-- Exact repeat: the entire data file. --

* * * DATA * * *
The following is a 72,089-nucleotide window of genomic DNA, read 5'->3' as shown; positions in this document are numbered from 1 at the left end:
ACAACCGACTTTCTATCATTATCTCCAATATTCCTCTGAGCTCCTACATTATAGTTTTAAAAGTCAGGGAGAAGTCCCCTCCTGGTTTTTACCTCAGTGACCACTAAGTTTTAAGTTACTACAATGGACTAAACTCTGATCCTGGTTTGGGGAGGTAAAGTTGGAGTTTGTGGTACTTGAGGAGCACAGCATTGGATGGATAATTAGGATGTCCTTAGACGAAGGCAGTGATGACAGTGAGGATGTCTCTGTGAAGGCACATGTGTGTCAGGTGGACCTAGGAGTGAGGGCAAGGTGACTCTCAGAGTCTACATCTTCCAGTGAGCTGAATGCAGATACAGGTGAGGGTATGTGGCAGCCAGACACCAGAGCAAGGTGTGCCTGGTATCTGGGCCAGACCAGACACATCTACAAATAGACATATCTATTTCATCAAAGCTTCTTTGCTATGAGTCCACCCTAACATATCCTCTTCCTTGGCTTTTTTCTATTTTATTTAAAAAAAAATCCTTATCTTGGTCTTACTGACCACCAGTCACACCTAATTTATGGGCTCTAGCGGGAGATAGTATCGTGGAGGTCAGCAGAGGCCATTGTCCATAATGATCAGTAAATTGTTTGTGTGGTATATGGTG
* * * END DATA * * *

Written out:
The following is a 72,089-nucleotide window of genomic DNA, read 5'->3' as shown; positions in this document are numbered from 1 at the left end:
ACAACCGACTTTCTATCATTATCTCCAATATTCCTCTGAGCTCCTACATTATAGTTTTAAAAGTCAGGGAGAAGTCCCCTCCTGGTTTTTACCTCAGTGACCACTAAGTTTTAAGTTACTACAATGGACTAAACTCTGATCCTGGTTTGGGGAGGTAAAGTTGGAGTTTGTGGTACTTGAGGAGCACAGCATTGGATGGATAATTAGGATGTCCTTAGACGAAGGCAGTGATGACAGTGAGGATGTCTCTGTGAAGGCACATGTGTGTCAGGTGGACCTAGGAGTGAGGGCAAGGTGACTCTCAGAGTCTACATCTTCCAGTGAGCTGAATGCAGATACAGGTGAGGGTATGTGGCAGCCAGACACCAGAGCAAGGTGTGCCTGGTATCTGGGCCAGACCAGACACATCTACAAATAGACATATCTATTTCATCAAAGCTTCTTTGCTATGAGTCCACCCTAACATATCCTCTTCCTTGGCTTTTTTCTATTTTATTTAAAAAAAAATCCTTATCTTGGTCTTACTGACCACCAGTCACACCTAATTTATGGGCTCTAGCGGGAGATAGTATCGTGGAGGTCAGCAGAGGCCATTGTCCATAATGATCAGTAAATTGTTTGTGTGGTATATGGTG